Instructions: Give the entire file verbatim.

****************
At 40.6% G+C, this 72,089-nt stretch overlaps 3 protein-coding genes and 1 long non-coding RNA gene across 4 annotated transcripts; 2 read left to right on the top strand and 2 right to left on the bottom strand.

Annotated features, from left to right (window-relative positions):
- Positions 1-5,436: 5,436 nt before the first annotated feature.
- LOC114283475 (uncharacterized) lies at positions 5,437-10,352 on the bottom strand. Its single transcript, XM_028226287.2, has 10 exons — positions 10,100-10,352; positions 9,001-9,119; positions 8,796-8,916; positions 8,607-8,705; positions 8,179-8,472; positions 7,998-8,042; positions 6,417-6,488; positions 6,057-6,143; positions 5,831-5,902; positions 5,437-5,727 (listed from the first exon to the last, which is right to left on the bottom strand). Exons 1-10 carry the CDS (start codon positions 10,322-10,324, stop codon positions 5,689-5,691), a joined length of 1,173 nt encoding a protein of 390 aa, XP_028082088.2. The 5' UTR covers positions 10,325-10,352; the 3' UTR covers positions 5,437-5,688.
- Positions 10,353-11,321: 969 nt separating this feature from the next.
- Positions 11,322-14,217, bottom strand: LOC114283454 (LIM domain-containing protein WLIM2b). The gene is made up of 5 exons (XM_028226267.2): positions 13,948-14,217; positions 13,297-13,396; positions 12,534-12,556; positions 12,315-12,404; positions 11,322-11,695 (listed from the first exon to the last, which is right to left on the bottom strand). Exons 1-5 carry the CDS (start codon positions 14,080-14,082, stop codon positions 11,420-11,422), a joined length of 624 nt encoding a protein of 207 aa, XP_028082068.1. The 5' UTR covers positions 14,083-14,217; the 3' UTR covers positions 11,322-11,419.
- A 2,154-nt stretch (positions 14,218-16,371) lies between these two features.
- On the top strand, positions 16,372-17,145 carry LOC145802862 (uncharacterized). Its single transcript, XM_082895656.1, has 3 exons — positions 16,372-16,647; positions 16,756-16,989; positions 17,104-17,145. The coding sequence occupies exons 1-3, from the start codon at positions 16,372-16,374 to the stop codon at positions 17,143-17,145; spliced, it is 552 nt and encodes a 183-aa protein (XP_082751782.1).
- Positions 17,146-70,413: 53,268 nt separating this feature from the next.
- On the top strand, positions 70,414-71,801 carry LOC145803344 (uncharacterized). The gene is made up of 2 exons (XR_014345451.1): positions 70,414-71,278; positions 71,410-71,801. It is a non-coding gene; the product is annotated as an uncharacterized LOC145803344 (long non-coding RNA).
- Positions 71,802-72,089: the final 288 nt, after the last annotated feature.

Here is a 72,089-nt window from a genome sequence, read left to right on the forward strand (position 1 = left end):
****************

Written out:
At 40.6% G+C, this 72,089-nt stretch overlaps 3 protein-coding genes and 1 long non-coding RNA gene across 4 annotated transcripts; 2 read left to right on the top strand and 2 right to left on the bottom strand.

Annotated features, from left to right (window-relative positions):
- Positions 1-5,436: 5,436 nt before the first annotated feature.
- LOC114283475 (uncharacterized) lies at positions 5,437-10,352 on the bottom strand. Its single transcript, XM_028226287.2, has 10 exons — positions 10,100-10,352; positions 9,001-9,119; positions 8,796-8,916; positions 8,607-8,705; positions 8,179-8,472; positions 7,998-8,042; positions 6,417-6,488; positions 6,057-6,143; positions 5,831-5,902; positions 5,437-5,727 (listed from the first exon to the last, which is right to left on the bottom strand). Exons 1-10 carry the CDS (start codon positions 10,322-10,324, stop codon positions 5,689-5,691), a joined length of 1,173 nt encoding a protein of 390 aa, XP_028082088.2. The 5' UTR covers positions 10,325-10,352; the 3' UTR covers positions 5,437-5,688.
- Positions 10,353-11,321: 969 nt separating this feature from the next.
- Positions 11,322-14,217, bottom strand: LOC114283454 (LIM domain-containing protein WLIM2b). The gene is made up of 5 exons (XM_028226267.2): positions 13,948-14,217; positions 13,297-13,396; positions 12,534-12,556; positions 12,315-12,404; positions 11,322-11,695 (listed from the first exon to the last, which is right to left on the bottom strand). Exons 1-5 carry the CDS (start codon positions 14,080-14,082, stop codon positions 11,420-11,422), a joined length of 624 nt encoding a protein of 207 aa, XP_028082068.1. The 5' UTR covers positions 14,083-14,217; the 3' UTR covers positions 11,322-11,419.
- A 2,154-nt stretch (positions 14,218-16,371) lies between these two features.
- On the top strand, positions 16,372-17,145 carry LOC145802862 (uncharacterized). Its single transcript, XM_082895656.1, has 3 exons — positions 16,372-16,647; positions 16,756-16,989; positions 17,104-17,145. The coding sequence occupies exons 1-3, from the start codon at positions 16,372-16,374 to the stop codon at positions 17,143-17,145; spliced, it is 552 nt and encodes a 183-aa protein (XP_082751782.1).
- Positions 17,146-70,413: 53,268 nt separating this feature from the next.
- On the top strand, positions 70,414-71,801 carry LOC145803344 (uncharacterized). The gene is made up of 2 exons (XR_014345451.1): positions 70,414-71,278; positions 71,410-71,801. It is a non-coding gene; the product is annotated as an uncharacterized LOC145803344 (long non-coding RNA).
- Positions 71,802-72,089: the final 288 nt, after the last annotated feature.

Here is a 72,089-nt window from a genome sequence, read left to right on the forward strand (position 1 = left end):